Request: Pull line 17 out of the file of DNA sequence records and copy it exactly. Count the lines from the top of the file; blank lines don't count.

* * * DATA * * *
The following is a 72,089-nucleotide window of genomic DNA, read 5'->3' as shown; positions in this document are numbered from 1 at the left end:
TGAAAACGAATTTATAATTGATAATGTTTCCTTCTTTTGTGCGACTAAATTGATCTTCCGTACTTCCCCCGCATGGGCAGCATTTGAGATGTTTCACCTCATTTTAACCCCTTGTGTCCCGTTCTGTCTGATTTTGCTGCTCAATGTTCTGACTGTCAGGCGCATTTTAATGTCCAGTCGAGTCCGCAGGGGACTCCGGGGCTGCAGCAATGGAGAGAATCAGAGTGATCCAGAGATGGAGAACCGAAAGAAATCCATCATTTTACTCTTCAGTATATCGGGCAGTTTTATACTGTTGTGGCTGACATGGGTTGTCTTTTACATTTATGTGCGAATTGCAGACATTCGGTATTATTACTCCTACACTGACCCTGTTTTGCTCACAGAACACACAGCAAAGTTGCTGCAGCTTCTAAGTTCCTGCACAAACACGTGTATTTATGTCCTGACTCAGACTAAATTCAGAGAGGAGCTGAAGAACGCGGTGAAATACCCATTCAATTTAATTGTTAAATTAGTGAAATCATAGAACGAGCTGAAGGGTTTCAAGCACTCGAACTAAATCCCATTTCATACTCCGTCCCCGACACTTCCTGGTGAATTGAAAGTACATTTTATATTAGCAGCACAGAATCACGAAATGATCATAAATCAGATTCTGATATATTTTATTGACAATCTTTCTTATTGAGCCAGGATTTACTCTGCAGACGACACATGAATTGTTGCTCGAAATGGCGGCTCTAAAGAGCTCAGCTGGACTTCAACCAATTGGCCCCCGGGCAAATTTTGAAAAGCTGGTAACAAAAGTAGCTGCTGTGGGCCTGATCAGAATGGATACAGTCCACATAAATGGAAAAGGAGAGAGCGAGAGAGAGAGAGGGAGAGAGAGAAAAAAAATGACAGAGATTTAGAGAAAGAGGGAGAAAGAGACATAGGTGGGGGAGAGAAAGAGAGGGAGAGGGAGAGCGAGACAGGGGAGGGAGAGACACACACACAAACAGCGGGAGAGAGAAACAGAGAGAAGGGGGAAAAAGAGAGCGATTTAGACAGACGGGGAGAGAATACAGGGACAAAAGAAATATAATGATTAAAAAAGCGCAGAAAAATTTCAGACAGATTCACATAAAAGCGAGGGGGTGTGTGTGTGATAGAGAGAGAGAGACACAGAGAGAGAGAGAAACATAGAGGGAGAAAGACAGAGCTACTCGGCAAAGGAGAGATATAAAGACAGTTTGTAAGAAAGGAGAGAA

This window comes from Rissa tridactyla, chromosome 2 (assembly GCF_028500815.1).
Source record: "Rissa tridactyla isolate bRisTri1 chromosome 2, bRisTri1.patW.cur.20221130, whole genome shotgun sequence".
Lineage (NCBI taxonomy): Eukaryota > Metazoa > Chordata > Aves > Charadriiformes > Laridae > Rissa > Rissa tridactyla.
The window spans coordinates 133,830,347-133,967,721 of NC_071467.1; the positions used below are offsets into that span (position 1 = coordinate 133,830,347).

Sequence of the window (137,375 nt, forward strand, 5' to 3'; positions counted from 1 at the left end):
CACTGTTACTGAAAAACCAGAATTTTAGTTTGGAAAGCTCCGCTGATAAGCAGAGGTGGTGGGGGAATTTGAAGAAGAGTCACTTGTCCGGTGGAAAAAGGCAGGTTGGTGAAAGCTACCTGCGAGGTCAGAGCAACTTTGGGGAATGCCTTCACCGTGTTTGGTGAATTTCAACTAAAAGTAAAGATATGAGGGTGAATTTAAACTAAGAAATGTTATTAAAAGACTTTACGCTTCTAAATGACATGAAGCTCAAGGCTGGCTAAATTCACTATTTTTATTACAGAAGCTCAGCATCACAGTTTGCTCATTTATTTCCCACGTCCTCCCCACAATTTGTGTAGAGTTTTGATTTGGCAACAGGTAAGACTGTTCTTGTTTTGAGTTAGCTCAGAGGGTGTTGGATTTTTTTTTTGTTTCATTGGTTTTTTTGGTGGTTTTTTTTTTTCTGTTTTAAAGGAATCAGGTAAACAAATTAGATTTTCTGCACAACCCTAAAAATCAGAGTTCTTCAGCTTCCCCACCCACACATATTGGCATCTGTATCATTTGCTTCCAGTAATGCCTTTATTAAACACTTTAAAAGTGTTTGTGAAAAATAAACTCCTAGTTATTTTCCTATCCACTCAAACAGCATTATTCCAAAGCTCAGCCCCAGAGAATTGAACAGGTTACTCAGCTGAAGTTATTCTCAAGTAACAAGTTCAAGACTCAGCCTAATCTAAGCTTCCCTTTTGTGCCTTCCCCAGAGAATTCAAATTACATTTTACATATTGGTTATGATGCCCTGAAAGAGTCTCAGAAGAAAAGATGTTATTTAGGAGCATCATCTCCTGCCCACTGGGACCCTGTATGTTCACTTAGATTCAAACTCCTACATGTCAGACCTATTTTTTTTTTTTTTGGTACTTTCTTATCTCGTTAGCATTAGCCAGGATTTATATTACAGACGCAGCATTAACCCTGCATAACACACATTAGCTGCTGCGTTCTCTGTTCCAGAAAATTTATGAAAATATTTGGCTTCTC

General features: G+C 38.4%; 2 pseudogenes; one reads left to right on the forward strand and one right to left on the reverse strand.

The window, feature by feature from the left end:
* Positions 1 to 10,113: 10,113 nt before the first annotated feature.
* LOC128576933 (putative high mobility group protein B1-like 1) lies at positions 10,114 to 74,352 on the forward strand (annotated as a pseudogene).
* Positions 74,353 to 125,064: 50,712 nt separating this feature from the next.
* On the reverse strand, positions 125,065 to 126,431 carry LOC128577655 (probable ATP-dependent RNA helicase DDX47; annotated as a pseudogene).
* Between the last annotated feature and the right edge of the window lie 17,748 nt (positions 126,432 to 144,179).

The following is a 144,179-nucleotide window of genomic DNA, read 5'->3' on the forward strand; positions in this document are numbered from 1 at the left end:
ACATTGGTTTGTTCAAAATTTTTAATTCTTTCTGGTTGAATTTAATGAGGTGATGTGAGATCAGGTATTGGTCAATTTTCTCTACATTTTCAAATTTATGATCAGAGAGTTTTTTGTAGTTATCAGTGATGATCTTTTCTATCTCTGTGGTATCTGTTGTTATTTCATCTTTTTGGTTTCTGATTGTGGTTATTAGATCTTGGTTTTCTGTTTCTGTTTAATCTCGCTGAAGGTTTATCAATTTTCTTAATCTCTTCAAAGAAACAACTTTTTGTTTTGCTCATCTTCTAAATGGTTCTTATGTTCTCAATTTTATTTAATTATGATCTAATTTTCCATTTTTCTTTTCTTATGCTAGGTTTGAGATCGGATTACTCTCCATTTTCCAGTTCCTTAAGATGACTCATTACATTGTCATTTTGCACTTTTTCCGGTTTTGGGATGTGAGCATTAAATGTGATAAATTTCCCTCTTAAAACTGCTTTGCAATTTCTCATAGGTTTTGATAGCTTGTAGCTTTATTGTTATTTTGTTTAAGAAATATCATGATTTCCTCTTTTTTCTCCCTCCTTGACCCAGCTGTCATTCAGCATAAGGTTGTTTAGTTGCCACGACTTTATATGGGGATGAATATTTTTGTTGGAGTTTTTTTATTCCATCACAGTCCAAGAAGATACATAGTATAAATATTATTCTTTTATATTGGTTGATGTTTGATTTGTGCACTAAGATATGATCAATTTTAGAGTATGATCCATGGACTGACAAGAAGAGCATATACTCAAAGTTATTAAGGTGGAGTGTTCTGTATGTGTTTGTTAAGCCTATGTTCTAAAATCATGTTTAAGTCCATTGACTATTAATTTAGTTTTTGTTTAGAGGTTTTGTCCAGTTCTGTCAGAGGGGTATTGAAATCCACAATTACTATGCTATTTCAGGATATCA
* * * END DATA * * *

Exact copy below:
ACATTGGTTTGTTCAAAATTTTTAATTCTTTCTGGTTGAATTTAATGAGGTGATGTGAGATCAGGTATTGGTCAATTTTCTCTACATTTTCAAATTTATGATCAGAGAGTTTTTTGTAGTTATCAGTGATGATCTTTTCTATCTCTGTGGTATCTGTTGTTATTTCATCTTTTTGGTTTCTGATTGTGGTTATTAGATCTTGGTTTTCTGTTTCTGTTTAATCTCGCTGAAGGTTTATCAATTTTCTTAATCTCTTCAAAGAAACAACTTTTTGTTTTGCTCATCTTCTAAATGGTTCTTATGTTCTCAATTTTATTTAATTATGATCTAATTTTCCATTTTTCTTTTCTTATGCTAGGTTTGAGATCGGATTACTCTCCATTTTCCAGTTCCTTAAGATGACTCATTACATTGTCATTTTGCACTTTTTCCGGTTTTGGGATGTGAGCATTAAATGTGATAAATTTCCCTCTTAAAACTGCTTTGCAATTTCTCATAGGTTTTGATAGCTTGTAGCTTTATTGTTATTTTGTTTAAGAAATATCATGATTTCCTCTTTTTTCTCCCTCCTTGACCCAGCTGTCATTCAGCATAAGGTTGTTTAGTTGCCACGACTTTATATGGGGATGAATATTTTTGTTGGAGTTTTTTTATTCCATCACAGTCCAAGAAGATACATAGTATAAATATTATTCTTTTATATTGGTTGATGTTTGATTTGTGCACTAAGATATGATCAATTTTAGAGTATGATCCATGGACTGACAAGAAGAGCATATACTCAAAGTTATTAAGGTGGAGTGTTCTGTATGTGTTTGTTAAGCCTATGTTCTAAAATCATGTTTAAGTCCATTGACTATTAATTTAGTTTTTGTTTAGAGGTTTTGTCCAGTTCTGTCAGAGGGGTATTGAAATCCACAATTACTATGCTATTTCAGGATATCA